Australian indie-folk heartthrob Vance Joy brought his boyish charm, masterful guitar playing and sultry vocals to The Anthem on Tuesday, June 12, as part of a tour celebrating his 2018 album “Nation of Two.” With his humble presence, Joy proved that a simplistic stage and acoustic performance can still create an exciting and memorable concert experience.

Although Washington, D.C.’s newest music hotspot The Anthem, which opened in October 2017, served as a backdrop for celebratory Washington Capitals fans earlier in the day, the arena flooded with eager concertgoers by the time the sun set over the Wharf. Attendees raged from star-struck teenage girls to burly bearded men – a testament to Joy’s widespread appeal and relatable music. The juxtaposed Hollywood glamour and underground club aesthetics of The Anthem provided the perfect complement to the diverse crowd.

Joy’s entrance on stage was devoid of strobe lights, smoke machines or suspense; instead, he delivered a winning smile and an accented “Thank you, D.C.,” before diving into his opening song, “Call If You Need Me,” from his most recent album “Nation of Two.” Above his head were square panels filled with mismatched rectangular tiles, which reflected various colored lights around the venue throughout the night. During “Call If You Need Me,” the indie-folk star opted for a simple white spotlight, mimicking the song’s lyrics “I feel like I’ve been here before / Loved you in the darkness and I loved you in fluorescent light.”

As Joy transitioned into the next song – the popular single “Mess is Mine” from his 2014 album “Dream Your Life Away” – violet light flooded the venue, and neon caricatures appeared suspended below the set’s square reflective panels. Directly in the middle was an intimate portrait of two figures lying together. Surrounding that image were other romantic portraits, such as a man and woman sitting together or taking a walk. The images mirrored the Australian singer’s tender lyrics. As he strummed his guitar, he sang from his heart, recounting a relationship in which two individuals adopt each other’s joy and pain.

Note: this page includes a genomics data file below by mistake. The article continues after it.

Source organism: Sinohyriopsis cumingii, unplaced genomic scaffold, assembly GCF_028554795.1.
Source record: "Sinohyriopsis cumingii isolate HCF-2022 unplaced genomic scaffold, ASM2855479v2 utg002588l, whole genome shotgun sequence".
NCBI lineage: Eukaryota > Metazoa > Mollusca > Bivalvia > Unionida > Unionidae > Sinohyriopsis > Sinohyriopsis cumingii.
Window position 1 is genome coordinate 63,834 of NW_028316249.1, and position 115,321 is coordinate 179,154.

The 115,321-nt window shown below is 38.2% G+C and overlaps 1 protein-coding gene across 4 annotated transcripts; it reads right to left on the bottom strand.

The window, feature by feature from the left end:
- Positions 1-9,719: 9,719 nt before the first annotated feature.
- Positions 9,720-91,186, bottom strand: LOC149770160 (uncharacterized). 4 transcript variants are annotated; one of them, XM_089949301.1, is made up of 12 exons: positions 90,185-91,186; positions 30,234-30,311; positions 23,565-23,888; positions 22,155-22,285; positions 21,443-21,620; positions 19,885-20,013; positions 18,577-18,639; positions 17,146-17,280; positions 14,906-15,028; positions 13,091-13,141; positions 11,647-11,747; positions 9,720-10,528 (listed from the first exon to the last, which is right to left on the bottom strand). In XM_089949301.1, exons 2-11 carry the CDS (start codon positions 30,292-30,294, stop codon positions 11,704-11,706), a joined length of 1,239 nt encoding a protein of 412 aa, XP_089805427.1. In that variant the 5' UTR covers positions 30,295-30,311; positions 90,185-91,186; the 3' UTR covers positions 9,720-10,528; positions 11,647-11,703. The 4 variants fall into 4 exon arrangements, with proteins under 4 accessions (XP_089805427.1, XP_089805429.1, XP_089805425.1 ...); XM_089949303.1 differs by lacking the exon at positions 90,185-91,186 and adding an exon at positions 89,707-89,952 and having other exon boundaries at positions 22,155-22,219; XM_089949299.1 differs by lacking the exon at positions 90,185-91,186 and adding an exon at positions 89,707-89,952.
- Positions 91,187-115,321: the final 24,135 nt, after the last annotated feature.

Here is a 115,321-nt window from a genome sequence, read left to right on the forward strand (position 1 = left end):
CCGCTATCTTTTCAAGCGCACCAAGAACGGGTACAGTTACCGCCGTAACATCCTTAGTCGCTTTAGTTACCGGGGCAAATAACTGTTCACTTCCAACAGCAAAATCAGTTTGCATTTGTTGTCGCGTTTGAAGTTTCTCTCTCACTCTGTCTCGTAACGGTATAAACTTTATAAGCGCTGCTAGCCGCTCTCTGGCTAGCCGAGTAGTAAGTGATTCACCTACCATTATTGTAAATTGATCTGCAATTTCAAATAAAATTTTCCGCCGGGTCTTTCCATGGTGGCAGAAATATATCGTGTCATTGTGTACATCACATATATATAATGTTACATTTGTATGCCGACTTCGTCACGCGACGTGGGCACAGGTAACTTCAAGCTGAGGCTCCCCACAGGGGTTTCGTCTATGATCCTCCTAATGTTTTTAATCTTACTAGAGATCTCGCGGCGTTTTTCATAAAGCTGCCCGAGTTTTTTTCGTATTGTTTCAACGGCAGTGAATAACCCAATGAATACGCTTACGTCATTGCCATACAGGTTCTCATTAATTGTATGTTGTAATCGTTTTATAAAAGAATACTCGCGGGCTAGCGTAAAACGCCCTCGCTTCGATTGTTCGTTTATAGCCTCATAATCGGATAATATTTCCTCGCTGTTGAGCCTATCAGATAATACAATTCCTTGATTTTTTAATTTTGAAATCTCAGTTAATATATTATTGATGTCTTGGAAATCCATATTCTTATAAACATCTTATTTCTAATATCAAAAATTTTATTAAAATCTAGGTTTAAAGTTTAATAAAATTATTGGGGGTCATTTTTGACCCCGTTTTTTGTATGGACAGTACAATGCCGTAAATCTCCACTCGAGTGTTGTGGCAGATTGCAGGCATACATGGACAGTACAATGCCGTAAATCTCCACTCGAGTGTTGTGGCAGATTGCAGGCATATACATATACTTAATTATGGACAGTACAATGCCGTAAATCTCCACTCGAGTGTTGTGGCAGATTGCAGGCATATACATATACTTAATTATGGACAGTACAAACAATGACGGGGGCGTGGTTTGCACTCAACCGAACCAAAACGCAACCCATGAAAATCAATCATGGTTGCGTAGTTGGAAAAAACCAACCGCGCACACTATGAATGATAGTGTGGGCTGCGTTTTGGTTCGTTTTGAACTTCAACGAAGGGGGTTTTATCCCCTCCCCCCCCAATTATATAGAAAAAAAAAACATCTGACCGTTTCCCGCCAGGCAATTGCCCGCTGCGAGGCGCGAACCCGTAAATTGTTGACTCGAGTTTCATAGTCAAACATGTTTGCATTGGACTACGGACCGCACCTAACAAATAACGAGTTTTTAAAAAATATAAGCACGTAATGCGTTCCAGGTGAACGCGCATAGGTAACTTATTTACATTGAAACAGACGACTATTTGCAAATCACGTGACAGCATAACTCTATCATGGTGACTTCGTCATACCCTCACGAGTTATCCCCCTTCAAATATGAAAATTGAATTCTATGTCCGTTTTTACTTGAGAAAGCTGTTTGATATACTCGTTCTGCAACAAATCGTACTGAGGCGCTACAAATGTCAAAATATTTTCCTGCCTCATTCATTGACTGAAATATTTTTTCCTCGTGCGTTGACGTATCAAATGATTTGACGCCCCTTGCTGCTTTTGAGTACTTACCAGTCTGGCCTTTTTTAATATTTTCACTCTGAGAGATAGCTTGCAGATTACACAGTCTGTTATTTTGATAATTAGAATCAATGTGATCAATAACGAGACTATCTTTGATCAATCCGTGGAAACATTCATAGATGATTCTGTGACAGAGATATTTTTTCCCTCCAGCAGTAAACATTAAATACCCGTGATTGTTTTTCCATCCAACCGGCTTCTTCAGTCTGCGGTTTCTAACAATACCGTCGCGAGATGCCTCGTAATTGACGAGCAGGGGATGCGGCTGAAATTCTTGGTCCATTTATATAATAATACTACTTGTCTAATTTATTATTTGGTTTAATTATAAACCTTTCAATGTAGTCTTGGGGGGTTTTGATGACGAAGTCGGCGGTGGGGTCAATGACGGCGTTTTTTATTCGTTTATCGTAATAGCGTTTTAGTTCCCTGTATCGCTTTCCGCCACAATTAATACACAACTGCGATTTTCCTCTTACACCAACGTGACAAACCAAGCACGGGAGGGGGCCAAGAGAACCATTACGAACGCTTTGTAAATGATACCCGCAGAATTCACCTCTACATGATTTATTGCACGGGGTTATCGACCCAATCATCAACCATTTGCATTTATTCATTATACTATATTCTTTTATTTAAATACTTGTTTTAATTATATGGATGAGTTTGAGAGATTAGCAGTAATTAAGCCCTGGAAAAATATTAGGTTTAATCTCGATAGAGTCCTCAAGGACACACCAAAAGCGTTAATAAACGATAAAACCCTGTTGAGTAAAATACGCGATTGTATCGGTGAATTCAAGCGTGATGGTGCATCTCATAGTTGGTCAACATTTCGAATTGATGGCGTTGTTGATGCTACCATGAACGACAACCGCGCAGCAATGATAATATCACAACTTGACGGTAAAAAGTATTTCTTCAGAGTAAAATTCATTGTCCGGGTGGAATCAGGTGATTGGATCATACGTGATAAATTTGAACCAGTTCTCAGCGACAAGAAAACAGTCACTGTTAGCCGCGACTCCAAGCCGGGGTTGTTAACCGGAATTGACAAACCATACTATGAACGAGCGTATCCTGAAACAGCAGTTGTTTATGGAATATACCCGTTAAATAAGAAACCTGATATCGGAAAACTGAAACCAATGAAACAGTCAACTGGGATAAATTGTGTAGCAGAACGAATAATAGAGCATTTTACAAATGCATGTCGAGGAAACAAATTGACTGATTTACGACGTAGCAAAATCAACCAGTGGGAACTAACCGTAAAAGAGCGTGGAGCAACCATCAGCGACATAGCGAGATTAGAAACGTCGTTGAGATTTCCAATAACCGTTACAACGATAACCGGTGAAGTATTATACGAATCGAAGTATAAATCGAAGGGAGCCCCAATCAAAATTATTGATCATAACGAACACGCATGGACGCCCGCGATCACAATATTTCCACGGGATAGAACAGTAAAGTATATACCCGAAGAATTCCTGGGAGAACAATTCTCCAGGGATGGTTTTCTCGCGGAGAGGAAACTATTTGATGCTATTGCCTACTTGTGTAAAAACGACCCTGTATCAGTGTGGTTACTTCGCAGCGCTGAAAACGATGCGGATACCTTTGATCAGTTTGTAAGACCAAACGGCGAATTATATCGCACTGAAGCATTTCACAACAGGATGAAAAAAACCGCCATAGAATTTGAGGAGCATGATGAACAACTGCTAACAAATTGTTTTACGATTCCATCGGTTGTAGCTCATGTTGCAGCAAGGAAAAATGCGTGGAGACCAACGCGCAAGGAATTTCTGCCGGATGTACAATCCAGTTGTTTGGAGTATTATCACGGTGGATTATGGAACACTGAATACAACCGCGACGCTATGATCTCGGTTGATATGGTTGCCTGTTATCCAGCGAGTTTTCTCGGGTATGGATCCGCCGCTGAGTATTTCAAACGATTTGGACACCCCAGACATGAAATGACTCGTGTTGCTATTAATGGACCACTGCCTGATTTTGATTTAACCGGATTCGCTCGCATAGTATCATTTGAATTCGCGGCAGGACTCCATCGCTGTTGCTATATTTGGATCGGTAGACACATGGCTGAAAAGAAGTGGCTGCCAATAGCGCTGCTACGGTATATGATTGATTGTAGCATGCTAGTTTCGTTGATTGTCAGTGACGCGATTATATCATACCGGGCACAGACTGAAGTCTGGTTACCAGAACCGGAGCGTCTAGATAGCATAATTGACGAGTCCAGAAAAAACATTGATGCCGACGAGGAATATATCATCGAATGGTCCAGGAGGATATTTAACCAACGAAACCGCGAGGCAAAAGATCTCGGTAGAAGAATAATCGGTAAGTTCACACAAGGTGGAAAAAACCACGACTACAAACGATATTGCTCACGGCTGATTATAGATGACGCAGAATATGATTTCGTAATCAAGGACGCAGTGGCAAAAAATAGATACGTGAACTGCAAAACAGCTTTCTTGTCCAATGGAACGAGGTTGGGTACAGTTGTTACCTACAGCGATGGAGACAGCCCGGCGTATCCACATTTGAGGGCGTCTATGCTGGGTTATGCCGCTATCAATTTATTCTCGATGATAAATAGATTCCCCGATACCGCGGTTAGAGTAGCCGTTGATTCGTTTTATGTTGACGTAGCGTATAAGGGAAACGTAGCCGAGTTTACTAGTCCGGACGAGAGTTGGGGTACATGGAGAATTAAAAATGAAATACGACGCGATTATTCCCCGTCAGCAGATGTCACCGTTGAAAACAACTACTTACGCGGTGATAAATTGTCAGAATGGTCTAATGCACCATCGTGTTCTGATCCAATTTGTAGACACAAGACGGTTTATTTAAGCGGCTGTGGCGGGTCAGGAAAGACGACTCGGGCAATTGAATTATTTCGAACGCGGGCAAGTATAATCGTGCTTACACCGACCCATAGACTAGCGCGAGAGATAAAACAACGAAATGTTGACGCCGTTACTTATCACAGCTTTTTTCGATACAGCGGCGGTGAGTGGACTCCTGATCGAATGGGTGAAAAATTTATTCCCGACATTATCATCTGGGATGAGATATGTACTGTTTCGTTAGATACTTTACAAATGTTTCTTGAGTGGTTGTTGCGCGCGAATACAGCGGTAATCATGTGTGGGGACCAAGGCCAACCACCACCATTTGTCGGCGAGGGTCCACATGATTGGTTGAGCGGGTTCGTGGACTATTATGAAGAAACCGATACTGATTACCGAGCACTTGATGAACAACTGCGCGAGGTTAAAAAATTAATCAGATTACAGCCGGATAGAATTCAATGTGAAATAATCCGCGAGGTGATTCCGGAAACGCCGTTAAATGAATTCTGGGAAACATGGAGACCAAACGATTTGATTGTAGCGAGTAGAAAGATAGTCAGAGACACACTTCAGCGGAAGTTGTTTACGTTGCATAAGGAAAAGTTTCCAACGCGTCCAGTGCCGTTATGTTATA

Throughout the night, Joy continued to produce one acoustic love song after another. Although he maintained a theme of happiness in love, Joy’s setlist contained songs with contrasting tempos and distinctive guitar melodies. The soft ballad “Alone With Me” off 2018’s “Nation of Two” was sharply followed by the upbeat drum-heavy “Fire and the Flood” off “Dream Your Life Away.” Later, Joy juxtaposed the sentimental childhood story “Little Boy” with the faster, cinematically inspired “Bonnie & Clyde,” both tracks from “Nation of Two.”

Joy’s efforts to be inclusive of all relationship types came through clearly throughout the night, a choice that felt particularly relevant because of the Capital Pride Festival the preceding weekend. Many of his songs lack gender pronouns. Instead, Vance Joy often uses neutral words like “we” and “you” to refer to the subjects of his music. Additionally, a neon pink silhouette glowing above the singer’s head appeared to depict two men together rather than a man and a woman. Whether intentional or not, Vance Joy’s neutrality and colorful lighting created an atmosphere that felt inclusive, loving and judgement-free.

For his ending numbers, the Australian heartthrob kept the tempo upbeat and the mood joyful. He surprised the audience with a fun mashup of Lionel Richie’s “All Night Long” and Justin Bieber’s “Sorry” before launching into “Riptide,” the chart-topping song off his 2013 EP “God Loves You When You’re Dancing.” The coming-of-age love song was followed by “Lay It On Me,” which showcased Joy’s impressive vocal power.

Joy ended the night with “Saturday Sun,” prompting the audience to hop along with his contagious “Ba-ba, ba-ba” repetition. The song’s lyrics about the excitement of a new infatuation jived with the audience members, whose smiles remained plastered on their faces even as they left. With just a couple guitars and exuberant lighting, Vance Joy served as a testament to the powerful performances acoustic musicians can deliver and reminded everyone of the beauty of young romance.

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